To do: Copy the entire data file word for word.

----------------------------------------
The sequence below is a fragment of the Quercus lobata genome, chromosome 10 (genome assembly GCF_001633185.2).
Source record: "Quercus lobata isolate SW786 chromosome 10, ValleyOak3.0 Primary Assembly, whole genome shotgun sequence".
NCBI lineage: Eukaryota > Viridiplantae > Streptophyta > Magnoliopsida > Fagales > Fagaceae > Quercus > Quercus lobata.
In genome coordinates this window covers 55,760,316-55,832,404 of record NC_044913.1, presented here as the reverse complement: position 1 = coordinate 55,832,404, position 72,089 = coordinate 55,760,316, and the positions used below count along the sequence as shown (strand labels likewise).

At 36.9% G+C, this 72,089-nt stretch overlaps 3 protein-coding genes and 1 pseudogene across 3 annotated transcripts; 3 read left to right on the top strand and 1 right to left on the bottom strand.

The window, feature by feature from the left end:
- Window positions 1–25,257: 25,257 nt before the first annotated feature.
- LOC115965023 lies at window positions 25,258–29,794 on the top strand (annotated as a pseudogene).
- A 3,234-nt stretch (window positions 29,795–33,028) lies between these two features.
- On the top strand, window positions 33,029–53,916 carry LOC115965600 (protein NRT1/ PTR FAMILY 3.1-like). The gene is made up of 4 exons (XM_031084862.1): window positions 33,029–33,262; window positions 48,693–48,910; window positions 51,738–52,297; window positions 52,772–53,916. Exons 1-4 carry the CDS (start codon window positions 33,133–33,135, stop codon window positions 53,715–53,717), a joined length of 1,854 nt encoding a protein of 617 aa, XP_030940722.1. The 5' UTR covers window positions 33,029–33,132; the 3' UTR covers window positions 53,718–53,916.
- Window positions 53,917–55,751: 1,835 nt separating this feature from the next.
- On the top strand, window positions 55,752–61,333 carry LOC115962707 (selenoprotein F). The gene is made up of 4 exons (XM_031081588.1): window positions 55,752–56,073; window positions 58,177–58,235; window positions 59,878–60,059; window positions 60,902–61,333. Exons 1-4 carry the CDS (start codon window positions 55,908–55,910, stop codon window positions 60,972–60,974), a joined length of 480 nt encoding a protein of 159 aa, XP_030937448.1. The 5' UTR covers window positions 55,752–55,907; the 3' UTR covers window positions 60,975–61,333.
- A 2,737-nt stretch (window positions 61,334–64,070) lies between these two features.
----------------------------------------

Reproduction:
The sequence below is a fragment of the Quercus lobata genome, chromosome 10 (genome assembly GCF_001633185.2).
Source record: "Quercus lobata isolate SW786 chromosome 10, ValleyOak3.0 Primary Assembly, whole genome shotgun sequence".
NCBI lineage: Eukaryota > Viridiplantae > Streptophyta > Magnoliopsida > Fagales > Fagaceae > Quercus > Quercus lobata.
In genome coordinates this window covers 55,760,316-55,832,404 of record NC_044913.1, presented here as the reverse complement: position 1 = coordinate 55,832,404, position 72,089 = coordinate 55,760,316, and the positions used below count along the sequence as shown (strand labels likewise).

At 36.9% G+C, this 72,089-nt stretch overlaps 3 protein-coding genes and 1 pseudogene across 3 annotated transcripts; 3 read left to right on the top strand and 1 right to left on the bottom strand.

The window, feature by feature from the left end:
- Window positions 1–25,257: 25,257 nt before the first annotated feature.
- LOC115965023 lies at window positions 25,258–29,794 on the top strand (annotated as a pseudogene).
- A 3,234-nt stretch (window positions 29,795–33,028) lies between these two features.
- On the top strand, window positions 33,029–53,916 carry LOC115965600 (protein NRT1/ PTR FAMILY 3.1-like). The gene is made up of 4 exons (XM_031084862.1): window positions 33,029–33,262; window positions 48,693–48,910; window positions 51,738–52,297; window positions 52,772–53,916. Exons 1-4 carry the CDS (start codon window positions 33,133–33,135, stop codon window positions 53,715–53,717), a joined length of 1,854 nt encoding a protein of 617 aa, XP_030940722.1. The 5' UTR covers window positions 33,029–33,132; the 3' UTR covers window positions 53,718–53,916.
- Window positions 53,917–55,751: 1,835 nt separating this feature from the next.
- On the top strand, window positions 55,752–61,333 carry LOC115962707 (selenoprotein F). The gene is made up of 4 exons (XM_031081588.1): window positions 55,752–56,073; window positions 58,177–58,235; window positions 59,878–60,059; window positions 60,902–61,333. Exons 1-4 carry the CDS (start codon window positions 55,908–55,910, stop codon window positions 60,972–60,974), a joined length of 480 nt encoding a protein of 159 aa, XP_030937448.1. The 5' UTR covers window positions 55,752–55,907; the 3' UTR covers window positions 60,975–61,333.
- A 2,737-nt stretch (window positions 61,334–64,070) lies between these two features.